p.m., Rm. 2054, Natural Science
Bldg. Refreshments.
Camp Counselors' Club meeting
at 7:30 p.m., W. A. Building. Dis-
cussion of "Types of Camps and
Counsellor Opportunities." All
women students are invited.
La P'tite Causette today at 3:30
p.m., Grill Room, League.
Modern Poetry Club meet at
7:15 p.m., League. See bulletin
board at desk for room.
Coming Events
Economics Club at 8:00 p.m.
Mon., Dec 9, Rackham Amphi-
theatre. "China's Postwar Prob-
lems," by Dr. D. K. Lieu. Business
Administration and Economics
staff and graduate students in-
vited.
Geological Journal Club meet
at 1,2:00 noon, Fri., Dec. 6, Rm.
3055, Natual Science Bldg. Dr. C.
W. Hibbard will speak on "Pleis-
tocene Deposits in the High Plain
region of Kansas and Oklahoma."
Tea will be served Bring your
own sandwiches.
Graduat. Outing Club. Hike and
skating, Sun., Dec. 8 at 2:30 p.m.
Sign up at check desk in Rack-
ham Bldg. before noon Saturday.
Kappa rhi Club meet at 5:15
p.m. Fri., Dec. 6 Program theme,
"Living for Others." Pledges meet
early.
Armenia Students' Association
meeting at ':30 p.m. Fri., Dec. 6,
International Center Students of
Armenian parentage are invited.
German Coffee Hour, sponsored
by the Deutseher Verein, is meet-
ing from 3:00 to 5:00 p.m., Fri.,
Dec. 6, League Coke Bar.
Films on Life and Culture of
India, Dec. 6 and 7. 7:15 p.m.,
Rackham Amphitheatre. Admis-
sion free. All are invited.
Ann Arbor Baha'i Assembly:
Mrs. Roberta K. Christian, lectur-
er on the Baha'i peace program,
will speak on the subject, "Per-
sonal Peace Comes First," at 8:15
p.m., Fri., Dec. 6, Allenel Hotel,
Huron Street. The public is cor-
dially invited.

for let aone what the word
means. The Democrats and Re-
publicans can't find a better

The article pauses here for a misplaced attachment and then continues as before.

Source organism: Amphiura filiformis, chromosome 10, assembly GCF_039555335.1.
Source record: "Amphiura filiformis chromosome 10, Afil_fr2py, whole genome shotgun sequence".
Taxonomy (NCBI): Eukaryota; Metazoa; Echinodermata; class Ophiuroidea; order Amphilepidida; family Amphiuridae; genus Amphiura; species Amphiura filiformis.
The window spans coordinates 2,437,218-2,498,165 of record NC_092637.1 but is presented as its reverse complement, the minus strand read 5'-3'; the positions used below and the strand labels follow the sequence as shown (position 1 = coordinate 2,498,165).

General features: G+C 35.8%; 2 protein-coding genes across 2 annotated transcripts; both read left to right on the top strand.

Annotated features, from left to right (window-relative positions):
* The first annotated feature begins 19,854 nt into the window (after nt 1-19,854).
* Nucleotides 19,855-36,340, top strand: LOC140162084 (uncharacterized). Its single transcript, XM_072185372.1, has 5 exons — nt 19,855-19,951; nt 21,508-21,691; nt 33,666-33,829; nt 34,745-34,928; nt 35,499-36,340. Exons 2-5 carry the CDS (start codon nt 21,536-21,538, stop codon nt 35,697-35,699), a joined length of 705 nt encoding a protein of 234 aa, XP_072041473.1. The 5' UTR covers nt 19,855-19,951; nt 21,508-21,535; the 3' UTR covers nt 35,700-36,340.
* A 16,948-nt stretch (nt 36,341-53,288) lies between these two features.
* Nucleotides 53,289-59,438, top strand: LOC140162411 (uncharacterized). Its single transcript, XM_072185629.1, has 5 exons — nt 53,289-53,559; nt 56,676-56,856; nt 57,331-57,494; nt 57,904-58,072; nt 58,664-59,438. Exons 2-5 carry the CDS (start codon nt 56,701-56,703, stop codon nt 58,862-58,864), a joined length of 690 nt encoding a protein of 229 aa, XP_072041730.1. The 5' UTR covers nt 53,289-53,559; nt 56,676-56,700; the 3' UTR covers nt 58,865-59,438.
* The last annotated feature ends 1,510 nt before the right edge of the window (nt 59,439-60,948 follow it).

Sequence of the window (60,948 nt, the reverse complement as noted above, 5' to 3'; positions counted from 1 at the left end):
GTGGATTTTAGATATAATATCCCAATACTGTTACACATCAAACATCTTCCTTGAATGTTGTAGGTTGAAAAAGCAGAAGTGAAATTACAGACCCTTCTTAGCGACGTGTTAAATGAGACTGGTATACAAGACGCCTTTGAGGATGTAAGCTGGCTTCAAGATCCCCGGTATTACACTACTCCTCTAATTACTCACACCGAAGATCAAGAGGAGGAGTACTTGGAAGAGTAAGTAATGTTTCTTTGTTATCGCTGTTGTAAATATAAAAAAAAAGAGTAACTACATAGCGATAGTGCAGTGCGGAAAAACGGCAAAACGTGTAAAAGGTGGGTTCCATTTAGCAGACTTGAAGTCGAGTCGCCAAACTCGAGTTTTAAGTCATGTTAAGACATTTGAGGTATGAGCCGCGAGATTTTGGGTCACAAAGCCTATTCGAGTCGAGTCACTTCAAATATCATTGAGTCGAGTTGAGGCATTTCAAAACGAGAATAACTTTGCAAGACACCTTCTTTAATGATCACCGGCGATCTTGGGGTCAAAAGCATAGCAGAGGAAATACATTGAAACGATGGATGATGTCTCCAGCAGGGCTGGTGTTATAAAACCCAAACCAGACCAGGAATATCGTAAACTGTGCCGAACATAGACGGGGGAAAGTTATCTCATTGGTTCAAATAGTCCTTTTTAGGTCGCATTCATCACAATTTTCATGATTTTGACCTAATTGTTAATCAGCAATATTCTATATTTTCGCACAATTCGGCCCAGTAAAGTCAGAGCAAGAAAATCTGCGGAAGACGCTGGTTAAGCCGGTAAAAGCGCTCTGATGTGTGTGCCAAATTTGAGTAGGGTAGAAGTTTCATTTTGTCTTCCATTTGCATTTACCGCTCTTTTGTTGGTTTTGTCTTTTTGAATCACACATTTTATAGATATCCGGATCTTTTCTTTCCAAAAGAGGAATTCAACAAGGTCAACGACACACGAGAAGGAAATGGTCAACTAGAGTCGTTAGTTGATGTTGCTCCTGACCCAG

campaign issue than mud-sling-
ing.
This p'ujudice is what keeps
men like Dilbo, Taft, Rankin and
Hoffman (Rep., Mich.) in office.
It is what brought our country to
an all-important time in modern
history whhout adequate leader-
ship. Moc than one war was in
some part due to seeds of unrest
sown in ignorant and prejudiced
minds.
I would like to suggest that the
faculty, administration and stu-
dents of the University really put
their cards on the table and see if
their cards are "stacked" in any
way. And where they are that
facts and thinking rather than
emotions oe applied; that personal
and selfish interests be dropped.
Then perhaps some day we shall
be able to stamp out the scourge
of cheap ipolitics with which we
now suffer. Then perhaps even
all the races will be on friendly
terms.
-Roderic 'E Hall
Rescue Plus .. .
To the Editor:
AFTER the oeating that The
Daily -olumnist E. E. Ellis has
been taking in your department,
I think it is time that someone
came to his rescue. Mr. Ellis has,
I think, done an excellent job of
commentating. It is not necessary
to agree completely with the ideas
in order to realize that he is one of